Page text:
Fatigue: Biomedicine, Health & Behavior - Volume 6, Issue 2, 2018

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Titles and abstracts for the journal, Fatigue: Biomedicine, Health & Behavior, Volume 6, Issue 2, 2018.

Volume 6, Issue 2, 2018[edit | edit source]

  • Task related cerebral blood flow changes of patients with chronic fatigue syndrome: an arterial spin labeling study
  • Longitudinal associations of lymphocyte subsets with clinical outcomes in chronic fatigue syndrome

    Abstract - Background: Chronic fatigue syndrome (CFS) is characterized by prolonged fatigue and other physical and neurocognitive symptoms. Some studies suggest that CFS is accompanied by disruptions in the number and function of various lymphocytes. However, it is not clear which lymphocytes might influence CFS symptoms. Purpose: To determine if patient reported fatigue symptoms and physical functioning scores significantly changed across time with lymphocyte counts as evidence of a relation among chronic fatigue symptoms and the immune response. Methods: The current longitudinal, naturalistic study assessed the cellular expression of three lymphocyte subtypes – natural killer (NK) cells (CD3 − CD16+ and CD3 − CD56+) and naïve T cells (CD4 + CD45RA+) – to determine whether changes in lymphocytes at 4 time points across 18 months were associated with clinical outcomes, including CFS symptoms, physical functioning, and vitality, among patients with chronic fatigue. Latent growth curve models were used to examine the longitudinal relationship between lymphocytes and clinical outcomes. Results: Ninety-three patients with Fukuda-based CFS and seven with non-CFS fatigue provided study data. Results indicated that higher proportions of naïve T cells and lower proportions of NK cells were associated with worse physical functioning, whereas higher proportions of NK cells (CD3 − CD16+) and lower proportions of naïve T cells were associated with fewer CFS symptoms. Conclusion: These findings suggest that lymphocytes are modestly related to clinical outcomes over time.[1]

  • Patient perceptions of post exertional malaise[2] (Abstract with full text upon request)
  • The International Collaborative on Fatigue Following Infection (COFFI)

    Abstract - Background: The purpose of the Collaborative on Fatigue Following Infection (COFFI) is for investigators of post-infection fatigue (PIF) and other syndromes to collaborate on these enigmatic and poorly understood conditions by studying relatively homogeneous populations with known infectious triggers. Utilising COFFI, pooled data and stored biosamples will support both epidemiological and laboratory research to better understand the etiology and risk factors for development and progression of PIF. Methods: COFFI consists of prospective cohorts from the UK, Netherlands, Norway, USA, New Zealand and Australia, with some cohorts closed and some open to recruitment. The 9 cohorts closed to recruitment total over 3000 participants, including nearly 1000 with infectious mononucleosis (IM), > 500 with Q fever, > 800 with giardiasis, > 600 with campylobacter gastroenteritis (CG), 190 with Legionnaires disease and 60 with Ross River virus. Follow-ups have been at least 6 months and up to 10 years. All studies use the Fukuda criteria for defining chronic fatigue syndrome (CFS). Results: Preliminary analyses indicated that risk factors for non-recovery from PIF included lower physical fitness, female gender, severity of the acute sickness response, and autonomic dysfunction. Conclusions: COFFI (https://internationalcoffi.wordpress.com/) is an international collaboration which should be able to answer questions based on pooled data that are not answerable in the individual cohorts. Possible questions may include the following: Do different infections trigger different PIF syndromes (e.g. CFS vs. irritable bowel syndrome)?; What are longitudinal predictors of PIF and its severity?*2018, The International Collaborative on Fatigue Following Infection (COFFI)[3] (Full text)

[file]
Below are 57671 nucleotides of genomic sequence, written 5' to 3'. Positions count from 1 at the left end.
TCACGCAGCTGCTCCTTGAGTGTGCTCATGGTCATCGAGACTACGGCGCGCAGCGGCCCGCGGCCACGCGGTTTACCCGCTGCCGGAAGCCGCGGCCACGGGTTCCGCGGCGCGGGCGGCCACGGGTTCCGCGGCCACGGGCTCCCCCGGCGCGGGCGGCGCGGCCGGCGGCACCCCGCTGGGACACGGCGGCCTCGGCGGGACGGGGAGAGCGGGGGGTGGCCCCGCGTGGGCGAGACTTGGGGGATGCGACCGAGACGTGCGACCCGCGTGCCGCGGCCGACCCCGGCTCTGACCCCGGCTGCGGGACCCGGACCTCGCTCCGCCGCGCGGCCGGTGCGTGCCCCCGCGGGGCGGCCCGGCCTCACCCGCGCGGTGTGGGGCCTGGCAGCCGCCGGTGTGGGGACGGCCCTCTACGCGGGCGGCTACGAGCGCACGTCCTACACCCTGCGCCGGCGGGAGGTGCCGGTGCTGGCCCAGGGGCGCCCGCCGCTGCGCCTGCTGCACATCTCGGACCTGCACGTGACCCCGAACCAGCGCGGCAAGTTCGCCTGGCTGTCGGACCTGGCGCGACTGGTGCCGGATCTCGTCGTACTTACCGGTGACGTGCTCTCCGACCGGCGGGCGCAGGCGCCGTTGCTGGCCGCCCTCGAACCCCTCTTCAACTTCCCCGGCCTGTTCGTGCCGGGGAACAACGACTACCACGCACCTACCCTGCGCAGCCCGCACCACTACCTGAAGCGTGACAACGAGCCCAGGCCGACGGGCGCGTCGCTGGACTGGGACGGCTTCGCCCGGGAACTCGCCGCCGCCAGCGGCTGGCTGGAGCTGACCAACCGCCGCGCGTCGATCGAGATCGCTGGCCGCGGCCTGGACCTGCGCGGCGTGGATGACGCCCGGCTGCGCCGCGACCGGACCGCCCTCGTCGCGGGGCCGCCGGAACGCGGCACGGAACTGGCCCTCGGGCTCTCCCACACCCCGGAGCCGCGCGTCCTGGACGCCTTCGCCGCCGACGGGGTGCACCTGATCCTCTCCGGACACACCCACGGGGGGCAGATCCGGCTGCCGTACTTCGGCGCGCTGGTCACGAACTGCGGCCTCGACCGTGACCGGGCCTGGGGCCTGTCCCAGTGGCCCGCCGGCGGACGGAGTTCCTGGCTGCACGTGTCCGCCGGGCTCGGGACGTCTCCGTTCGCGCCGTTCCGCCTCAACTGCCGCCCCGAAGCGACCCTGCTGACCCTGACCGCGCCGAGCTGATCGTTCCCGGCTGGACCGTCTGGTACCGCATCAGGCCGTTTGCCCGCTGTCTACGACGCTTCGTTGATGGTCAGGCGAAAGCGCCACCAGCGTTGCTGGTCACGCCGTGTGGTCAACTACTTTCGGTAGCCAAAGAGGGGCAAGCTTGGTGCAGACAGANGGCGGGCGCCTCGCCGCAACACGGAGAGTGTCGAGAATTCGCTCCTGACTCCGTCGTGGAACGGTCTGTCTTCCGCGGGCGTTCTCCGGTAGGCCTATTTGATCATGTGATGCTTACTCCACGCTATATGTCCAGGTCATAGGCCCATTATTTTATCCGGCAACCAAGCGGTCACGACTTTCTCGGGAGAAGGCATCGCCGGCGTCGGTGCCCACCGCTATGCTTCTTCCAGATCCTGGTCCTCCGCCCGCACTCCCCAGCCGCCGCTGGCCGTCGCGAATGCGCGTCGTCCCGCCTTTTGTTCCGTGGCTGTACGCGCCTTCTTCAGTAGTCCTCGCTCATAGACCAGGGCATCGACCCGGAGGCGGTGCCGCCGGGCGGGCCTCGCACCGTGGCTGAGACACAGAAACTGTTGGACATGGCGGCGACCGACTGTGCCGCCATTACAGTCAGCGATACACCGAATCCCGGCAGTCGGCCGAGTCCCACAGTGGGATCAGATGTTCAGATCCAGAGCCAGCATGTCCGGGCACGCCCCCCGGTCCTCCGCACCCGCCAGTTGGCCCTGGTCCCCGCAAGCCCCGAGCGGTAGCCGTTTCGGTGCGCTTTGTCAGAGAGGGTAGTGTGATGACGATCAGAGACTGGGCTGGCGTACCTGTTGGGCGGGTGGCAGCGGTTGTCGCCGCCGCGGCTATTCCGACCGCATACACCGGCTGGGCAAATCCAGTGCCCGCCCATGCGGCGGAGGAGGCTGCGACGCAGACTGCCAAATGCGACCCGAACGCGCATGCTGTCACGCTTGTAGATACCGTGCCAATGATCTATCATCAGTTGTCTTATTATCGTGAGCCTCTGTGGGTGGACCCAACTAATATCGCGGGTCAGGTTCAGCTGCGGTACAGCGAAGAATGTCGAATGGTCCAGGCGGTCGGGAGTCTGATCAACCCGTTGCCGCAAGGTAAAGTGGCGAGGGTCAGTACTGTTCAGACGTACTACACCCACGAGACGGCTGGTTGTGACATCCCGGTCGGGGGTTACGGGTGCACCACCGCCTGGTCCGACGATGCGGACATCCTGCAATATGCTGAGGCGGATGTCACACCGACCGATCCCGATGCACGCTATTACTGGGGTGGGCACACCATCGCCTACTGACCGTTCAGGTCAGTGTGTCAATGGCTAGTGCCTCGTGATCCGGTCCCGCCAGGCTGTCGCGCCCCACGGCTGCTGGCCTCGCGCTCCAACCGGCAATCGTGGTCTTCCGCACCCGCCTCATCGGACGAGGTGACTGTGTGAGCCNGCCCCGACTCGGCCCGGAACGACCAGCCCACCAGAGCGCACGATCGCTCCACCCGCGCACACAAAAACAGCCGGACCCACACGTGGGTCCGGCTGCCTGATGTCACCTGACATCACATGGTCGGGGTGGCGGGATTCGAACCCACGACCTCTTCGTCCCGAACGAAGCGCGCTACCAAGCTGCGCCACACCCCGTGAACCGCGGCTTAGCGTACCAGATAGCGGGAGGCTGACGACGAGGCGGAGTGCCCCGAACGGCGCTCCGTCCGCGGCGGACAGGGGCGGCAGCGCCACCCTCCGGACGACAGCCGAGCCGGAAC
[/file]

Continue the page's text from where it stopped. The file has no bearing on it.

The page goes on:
References[edit | edit source]

  1. Mehalick, Melissa L.; Schmaling, Karen B.; Sabath, Daniel E.; Buchwald, Dedra S. (2018), "Longitudinal associations of lymphocyte subsets with clinical outcomes in chronic fatigue syndrome", Fatigue: Biomedicine, Health & Behavior, 6 (2): 80-91, doi:10.1080/21641846.2018.1426371
  2. Jason, Leonard; McManimen, Stephanie; Sunnquist, Madison; Holtzman, CS (2018), "Patient perceptions of post exertional malaise", Fatigue: Biomedicine, Health & Behavior, 6 (2): 92-105, doi:10.1080/21641846.2018.1453265
  3. Katz, Ben Z; Collin, Simon M; Murphy, Gabrielle; Moss-Morris, Rona; Wyller, Vegard Bruun; Wensaas, Knut-Arne; Hautvast, Jeannine L.A.; Bleeker-Rovers, Chantal P; Vollmer-Conna, Uté; Buchwald, Dedra; Taylor, Renée; Little, Paul; Crawley, Esther; White, Peter D; Lloyd, Andrew (April 3, 2018). "The international collaborative on fatigue following infection (COFFI)". Fatigue: Biomedicine, Health & Behavior. 6 (2): 106–121. doi:10.1080/21641846.2018.1426086. ISSN 2164-1846. PMID 30666281.